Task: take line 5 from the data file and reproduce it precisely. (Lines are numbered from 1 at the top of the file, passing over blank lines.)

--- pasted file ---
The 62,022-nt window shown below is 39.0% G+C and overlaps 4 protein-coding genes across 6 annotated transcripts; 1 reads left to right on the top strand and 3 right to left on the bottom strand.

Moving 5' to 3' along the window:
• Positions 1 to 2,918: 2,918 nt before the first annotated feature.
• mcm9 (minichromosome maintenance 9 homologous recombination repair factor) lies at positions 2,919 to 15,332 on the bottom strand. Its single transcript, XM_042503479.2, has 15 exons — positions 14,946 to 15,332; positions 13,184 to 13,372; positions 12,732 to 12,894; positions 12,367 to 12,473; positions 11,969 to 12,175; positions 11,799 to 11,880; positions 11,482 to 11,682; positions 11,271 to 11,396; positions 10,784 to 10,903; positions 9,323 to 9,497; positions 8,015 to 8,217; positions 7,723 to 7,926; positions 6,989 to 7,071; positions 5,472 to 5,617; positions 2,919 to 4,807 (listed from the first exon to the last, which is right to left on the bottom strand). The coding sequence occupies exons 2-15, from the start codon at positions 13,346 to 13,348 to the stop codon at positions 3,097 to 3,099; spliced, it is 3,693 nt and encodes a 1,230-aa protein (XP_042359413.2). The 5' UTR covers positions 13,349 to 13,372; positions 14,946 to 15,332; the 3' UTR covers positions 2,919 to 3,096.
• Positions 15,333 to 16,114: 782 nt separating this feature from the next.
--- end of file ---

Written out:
• Positions 15,333 to 16,114: 782 nt separating this feature from the next.